...about life in Quito:
1. I just ate a huge bowl of encebollado (delicious fish/yuca soup) for $1.30.
2. waking up every morning to the view of the mountains out my bedroom window.
3. prefect weather - sunny and cool with no humidity.
4. you can buy wine in a box for $3 and it´s still considered classy (not to mention, delicious).
5. my laundry is done for me.
6. putting ahi (sort of a homemade hot sauce) on EVERYTHING.
7. drinking tea all day long, everyday.
8. sitting on our patio every night, drinking (before mentioned) wine, looking at the stars, chatting with my compañeros, and relaxing.
9. fresh-baked bread is delivered to our door every morning (from the bakery below our house).
10. NO BUGS. (seriously. my windows don´t even have screens).
And that´ll do for now. For those of you who know me well or have ever lived with me, I am a huge list-maker. I make lists constantly, for everything and anything. Thus, I´ve acquired several different lists of several different varieties since I´ve been here, and I´ve recently determined that it´s time to share some of them with the world...hence, the first installment of "my favorite things about life in Quito," with a promise of more to come later.
The last week has been tainted by this odd sort of dizziness/nauseousness/light-headedness/splitting headache/short of breath/you get the idea. I´ve been having dizzy spells and feeling faint off and on for a few weeks, but it would come and go so randomly that I didn´t think much of it...until I was experiencing the feeling last Monday, and it didn´t go away...until, well, I´m still feeling a little "off," to be quite honest. It got so bad by the middle of last week, that I ended up taking a day off (unheard of and nearly impossible to do around here), spent all of my free time in bed for a few days, and had blood tests done last Friday. The doctor I talked to thinks it may have something to do with suddenly having a different diet here than I do at home (ie. anemia, high cholesterol, or something like that), parasites, or just plain emotional and physical exhaustion with the added factor of...dun, dun, dun, ALTITUDE! I am starting to feel much better, but I should find out the test results by Tuesday, so we´ll see...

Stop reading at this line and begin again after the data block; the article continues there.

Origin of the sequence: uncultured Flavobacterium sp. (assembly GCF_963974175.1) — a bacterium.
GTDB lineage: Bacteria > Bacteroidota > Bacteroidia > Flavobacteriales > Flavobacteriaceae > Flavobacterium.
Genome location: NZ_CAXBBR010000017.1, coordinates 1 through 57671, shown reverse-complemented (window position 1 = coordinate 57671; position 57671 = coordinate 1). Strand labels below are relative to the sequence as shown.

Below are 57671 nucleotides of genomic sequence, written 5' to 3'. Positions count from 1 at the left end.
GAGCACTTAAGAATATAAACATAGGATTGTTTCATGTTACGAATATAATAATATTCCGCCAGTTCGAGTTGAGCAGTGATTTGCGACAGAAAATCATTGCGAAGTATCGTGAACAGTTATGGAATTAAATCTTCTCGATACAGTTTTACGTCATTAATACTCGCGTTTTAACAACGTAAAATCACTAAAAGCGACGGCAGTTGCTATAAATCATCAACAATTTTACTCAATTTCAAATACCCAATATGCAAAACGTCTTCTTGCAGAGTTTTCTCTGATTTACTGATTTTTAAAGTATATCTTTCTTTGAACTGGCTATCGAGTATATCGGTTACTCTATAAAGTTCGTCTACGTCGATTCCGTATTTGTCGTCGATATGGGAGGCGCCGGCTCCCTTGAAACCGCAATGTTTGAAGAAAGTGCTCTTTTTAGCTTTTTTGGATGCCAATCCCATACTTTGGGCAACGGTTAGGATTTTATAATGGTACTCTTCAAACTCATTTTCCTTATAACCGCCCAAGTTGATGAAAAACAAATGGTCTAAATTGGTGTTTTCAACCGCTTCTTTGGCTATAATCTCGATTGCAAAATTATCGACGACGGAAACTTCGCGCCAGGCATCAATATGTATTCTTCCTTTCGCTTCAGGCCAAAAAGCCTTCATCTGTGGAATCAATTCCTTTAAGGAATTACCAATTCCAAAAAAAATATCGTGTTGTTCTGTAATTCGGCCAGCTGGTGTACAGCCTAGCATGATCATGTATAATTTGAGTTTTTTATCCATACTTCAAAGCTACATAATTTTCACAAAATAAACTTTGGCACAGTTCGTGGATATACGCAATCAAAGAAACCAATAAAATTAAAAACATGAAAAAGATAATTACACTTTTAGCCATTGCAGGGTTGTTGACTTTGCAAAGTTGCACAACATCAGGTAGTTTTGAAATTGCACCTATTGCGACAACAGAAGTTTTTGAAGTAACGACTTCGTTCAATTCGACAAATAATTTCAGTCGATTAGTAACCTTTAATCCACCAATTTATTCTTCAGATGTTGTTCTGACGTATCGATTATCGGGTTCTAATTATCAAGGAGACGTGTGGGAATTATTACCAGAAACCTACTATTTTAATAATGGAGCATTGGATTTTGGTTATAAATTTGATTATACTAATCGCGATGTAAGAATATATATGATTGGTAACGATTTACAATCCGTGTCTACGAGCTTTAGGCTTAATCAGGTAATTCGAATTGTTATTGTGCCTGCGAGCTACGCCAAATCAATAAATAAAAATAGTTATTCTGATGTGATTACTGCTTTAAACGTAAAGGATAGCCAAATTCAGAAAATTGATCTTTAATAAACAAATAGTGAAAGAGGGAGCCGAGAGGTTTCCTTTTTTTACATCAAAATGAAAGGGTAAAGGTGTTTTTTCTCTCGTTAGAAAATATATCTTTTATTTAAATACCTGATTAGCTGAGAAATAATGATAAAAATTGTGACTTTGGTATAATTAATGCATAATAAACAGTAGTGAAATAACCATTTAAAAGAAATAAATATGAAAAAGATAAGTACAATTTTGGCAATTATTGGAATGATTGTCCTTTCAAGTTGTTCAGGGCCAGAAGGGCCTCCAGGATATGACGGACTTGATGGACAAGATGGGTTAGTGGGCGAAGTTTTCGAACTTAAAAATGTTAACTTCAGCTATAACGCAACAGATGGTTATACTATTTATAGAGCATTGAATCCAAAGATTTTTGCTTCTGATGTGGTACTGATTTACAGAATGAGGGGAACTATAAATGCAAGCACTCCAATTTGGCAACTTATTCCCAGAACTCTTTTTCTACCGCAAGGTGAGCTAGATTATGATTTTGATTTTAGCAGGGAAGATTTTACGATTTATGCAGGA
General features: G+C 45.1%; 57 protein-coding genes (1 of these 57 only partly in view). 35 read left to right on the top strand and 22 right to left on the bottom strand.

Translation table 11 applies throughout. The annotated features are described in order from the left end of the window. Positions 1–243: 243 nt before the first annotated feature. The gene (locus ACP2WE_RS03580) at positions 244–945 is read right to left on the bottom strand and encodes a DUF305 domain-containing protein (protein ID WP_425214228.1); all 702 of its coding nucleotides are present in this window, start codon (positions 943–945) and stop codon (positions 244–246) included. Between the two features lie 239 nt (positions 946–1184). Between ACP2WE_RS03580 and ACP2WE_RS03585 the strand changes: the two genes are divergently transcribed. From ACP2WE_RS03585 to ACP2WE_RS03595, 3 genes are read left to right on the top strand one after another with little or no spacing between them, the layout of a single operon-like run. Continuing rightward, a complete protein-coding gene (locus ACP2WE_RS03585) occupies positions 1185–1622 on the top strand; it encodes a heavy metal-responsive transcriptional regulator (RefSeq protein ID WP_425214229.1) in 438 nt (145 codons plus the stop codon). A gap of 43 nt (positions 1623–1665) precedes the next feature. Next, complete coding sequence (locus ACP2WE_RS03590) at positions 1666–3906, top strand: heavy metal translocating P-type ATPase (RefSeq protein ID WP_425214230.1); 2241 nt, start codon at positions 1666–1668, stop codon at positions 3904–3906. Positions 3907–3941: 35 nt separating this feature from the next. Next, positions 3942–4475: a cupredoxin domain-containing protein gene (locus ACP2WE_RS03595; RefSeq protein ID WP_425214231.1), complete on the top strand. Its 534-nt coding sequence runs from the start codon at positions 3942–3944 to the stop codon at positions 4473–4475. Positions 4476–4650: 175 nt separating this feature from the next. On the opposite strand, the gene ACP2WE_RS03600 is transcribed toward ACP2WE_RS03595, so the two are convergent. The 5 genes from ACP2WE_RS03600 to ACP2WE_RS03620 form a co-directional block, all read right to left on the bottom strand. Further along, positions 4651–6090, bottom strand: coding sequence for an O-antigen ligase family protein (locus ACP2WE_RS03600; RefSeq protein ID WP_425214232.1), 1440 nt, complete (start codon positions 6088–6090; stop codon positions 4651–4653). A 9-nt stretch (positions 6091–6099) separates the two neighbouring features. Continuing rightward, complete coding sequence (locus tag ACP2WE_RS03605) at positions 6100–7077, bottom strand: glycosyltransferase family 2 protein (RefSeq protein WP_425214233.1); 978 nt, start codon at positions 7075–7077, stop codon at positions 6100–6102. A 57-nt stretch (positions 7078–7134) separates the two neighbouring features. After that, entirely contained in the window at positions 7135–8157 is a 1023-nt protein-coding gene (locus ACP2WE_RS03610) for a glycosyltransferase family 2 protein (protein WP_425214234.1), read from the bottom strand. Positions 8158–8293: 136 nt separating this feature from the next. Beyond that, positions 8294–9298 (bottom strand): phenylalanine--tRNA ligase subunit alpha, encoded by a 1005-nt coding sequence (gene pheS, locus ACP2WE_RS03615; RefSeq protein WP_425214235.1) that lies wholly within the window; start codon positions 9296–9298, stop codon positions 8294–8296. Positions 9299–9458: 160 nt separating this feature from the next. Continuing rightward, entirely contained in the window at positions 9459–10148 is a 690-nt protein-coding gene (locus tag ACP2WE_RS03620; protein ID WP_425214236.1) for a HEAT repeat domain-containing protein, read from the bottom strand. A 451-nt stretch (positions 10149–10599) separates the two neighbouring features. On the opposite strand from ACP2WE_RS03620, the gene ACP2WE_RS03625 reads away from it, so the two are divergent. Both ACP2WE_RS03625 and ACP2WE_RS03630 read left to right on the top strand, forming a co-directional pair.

The hardest part about being sick is feeling like I am seriously letting down my students. One of the most important things we can give our students is a consistent, stable environment, so it´s frustrating when I can´t physically be there for them. Oddly enough, I miss them too when I don´t see them for a single day! (proven by the fact that I would dream about them every time I slept for those few days). Even when I was able to go to class, I did not have the energy or desire to put a whole lot of effort into planning and teaching, causing me to feel quilty and easily irritated by their antics...probably caused, in the first place, by my lack of planning! It´s a vicious cycle, I tell you! Haha, anyway, I am so lucky to have amazing fellow volunteers who take great care of me and cover my responsibilities without hesitation, and students who love and forgive so unconditionally.
Please think of me this week as you all eat your turkey and mashed potatoes! I will be educating the minds of young ecuadorian children, just like every other day of the week :). We do get to have our own little Thanksgiving on Sunday though(which also happens to be the 23rd birthday of yours truly), so you don´t have to feel too bad! I know that this is the beginning of a month or so that will be filled with lots of mixed emotions...as I miss my family and friends during the holidays, remember the traditions that are going on at home, but still get the pretty special opportunity to celebrate here, in a different way. Miss you all.